Graphing the data yielded

Image

Depending on the test the performance varied from not at all to more than 60 percent slower. For example, prime sieve experienced no degradation when other cores were busy while the Fourier transform and Lorenz 96 dynamical simulation showed significant effects.

These differences likely result from sharing the bandwidth of main memory and how memory intensive each type of tests is. In my opinion the results also shed light on why the parallel versions of the same calculation scale better in some cases and not others. When I showed the results to Fido, the canine coder growled something about Amdog's Law and then started chasing a rabbit across the field.

I suspect the memory contention between cores would be even more significant with a processor clocked at 1800MHz but haven't checked.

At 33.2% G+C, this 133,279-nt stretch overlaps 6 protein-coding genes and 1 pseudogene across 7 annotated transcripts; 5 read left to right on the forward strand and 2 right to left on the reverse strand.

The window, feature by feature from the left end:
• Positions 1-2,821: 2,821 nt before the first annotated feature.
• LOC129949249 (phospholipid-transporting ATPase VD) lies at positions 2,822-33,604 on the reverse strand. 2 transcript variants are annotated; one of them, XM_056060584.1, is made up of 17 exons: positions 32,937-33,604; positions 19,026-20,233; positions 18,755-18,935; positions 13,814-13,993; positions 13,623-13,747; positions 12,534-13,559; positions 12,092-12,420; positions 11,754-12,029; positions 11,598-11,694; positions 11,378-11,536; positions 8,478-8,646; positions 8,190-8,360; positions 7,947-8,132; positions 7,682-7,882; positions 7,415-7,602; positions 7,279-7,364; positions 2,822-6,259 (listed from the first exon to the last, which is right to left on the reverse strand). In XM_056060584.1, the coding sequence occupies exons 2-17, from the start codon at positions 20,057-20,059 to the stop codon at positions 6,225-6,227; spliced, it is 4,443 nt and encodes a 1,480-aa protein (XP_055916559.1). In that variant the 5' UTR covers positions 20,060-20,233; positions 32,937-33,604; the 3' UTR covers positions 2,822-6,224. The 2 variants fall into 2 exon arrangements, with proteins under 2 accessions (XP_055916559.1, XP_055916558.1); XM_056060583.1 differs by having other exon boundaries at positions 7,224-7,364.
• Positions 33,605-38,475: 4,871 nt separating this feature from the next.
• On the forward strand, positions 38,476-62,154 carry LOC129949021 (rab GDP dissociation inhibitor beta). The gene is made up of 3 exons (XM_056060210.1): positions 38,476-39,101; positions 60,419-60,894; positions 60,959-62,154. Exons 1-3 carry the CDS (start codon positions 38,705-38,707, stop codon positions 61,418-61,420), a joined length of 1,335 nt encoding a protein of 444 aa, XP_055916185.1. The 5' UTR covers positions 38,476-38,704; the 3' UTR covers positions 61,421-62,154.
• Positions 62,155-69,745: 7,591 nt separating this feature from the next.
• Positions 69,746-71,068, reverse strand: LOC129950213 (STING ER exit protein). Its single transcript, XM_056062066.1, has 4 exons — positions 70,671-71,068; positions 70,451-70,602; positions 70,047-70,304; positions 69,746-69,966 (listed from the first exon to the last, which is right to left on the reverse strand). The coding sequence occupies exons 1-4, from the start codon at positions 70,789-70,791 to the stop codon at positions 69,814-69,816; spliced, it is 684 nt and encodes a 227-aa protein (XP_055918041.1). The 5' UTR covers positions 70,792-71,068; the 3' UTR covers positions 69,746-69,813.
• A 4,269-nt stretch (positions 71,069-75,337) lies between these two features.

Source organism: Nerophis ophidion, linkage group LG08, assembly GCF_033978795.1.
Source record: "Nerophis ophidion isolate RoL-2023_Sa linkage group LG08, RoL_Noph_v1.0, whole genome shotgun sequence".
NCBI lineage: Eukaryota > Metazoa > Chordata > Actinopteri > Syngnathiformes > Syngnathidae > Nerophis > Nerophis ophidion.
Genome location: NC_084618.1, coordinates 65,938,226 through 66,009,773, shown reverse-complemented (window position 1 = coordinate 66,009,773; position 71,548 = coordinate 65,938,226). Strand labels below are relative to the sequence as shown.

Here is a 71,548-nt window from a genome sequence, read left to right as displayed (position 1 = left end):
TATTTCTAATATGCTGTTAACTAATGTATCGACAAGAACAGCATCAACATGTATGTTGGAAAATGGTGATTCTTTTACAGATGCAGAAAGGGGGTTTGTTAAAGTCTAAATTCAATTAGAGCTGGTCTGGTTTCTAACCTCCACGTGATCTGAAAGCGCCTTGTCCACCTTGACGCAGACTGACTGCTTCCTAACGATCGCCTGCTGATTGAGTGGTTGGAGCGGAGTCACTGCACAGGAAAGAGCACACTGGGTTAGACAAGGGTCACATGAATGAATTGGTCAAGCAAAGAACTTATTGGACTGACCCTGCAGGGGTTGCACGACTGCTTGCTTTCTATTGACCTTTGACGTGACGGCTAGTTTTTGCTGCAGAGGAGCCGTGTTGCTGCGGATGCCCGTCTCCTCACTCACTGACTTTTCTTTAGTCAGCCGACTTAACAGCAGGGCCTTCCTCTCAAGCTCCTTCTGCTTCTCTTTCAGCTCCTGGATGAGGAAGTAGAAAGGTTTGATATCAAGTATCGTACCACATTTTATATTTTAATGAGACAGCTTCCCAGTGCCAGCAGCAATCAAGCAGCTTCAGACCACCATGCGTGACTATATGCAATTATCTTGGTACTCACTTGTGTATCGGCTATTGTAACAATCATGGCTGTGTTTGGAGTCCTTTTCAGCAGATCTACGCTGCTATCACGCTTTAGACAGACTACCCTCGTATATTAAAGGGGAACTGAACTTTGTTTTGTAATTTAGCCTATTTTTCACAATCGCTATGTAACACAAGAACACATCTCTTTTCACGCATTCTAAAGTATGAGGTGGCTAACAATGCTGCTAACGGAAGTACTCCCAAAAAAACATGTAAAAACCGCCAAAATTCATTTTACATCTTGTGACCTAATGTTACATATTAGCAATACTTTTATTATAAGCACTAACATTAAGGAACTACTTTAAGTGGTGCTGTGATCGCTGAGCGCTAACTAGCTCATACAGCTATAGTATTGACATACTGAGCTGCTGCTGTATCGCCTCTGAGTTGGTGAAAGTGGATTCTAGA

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jahboater
Posts: 8370
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Location: Wonderful West Dorset

Re: A Pi Pie Chart

Thu Sep 29, 2022 9:17 am

ejolson wrote:
Thu Sep 29, 2022 3:54 am
Depending on the test the performance varied from not at all to more than 60 percent slower. For example, prime sieve experienced no degradation when other cores were busy while the Fourier transform and Lorenz 96 dynamical simulation showed significant effects.
Very interesting!

There is also the random interrupt load and perhaps OS housekeeping tasks.
With four CPU cores, there should always be a spare core to execute this other stuff, allowing the benchmark program 100% access to its core.

Could you use isolcpus and then taskset to the isolated CPU?

Also there might be something running that spreads the interrupt load evenly around all the cores ?

ejolson
Posts: 10264
Joined: Tue Mar 18, 2014 11:47 am

Re: A Pi Pie Chart

Thu Sep 29, 2022 8:02 pm

jahboater wrote:
Thu Sep 29, 2022 9:17 am
ejolson wrote:
Thu Sep 29, 2022 3:54 am
Depending on the test the performance varied from not at all to more than 60 percent slower. For example, prime sieve experienced no degradation when other cores were busy while the Fourier transform and Lorenz 96 dynamical simulation showed significant effects.
Very interesting!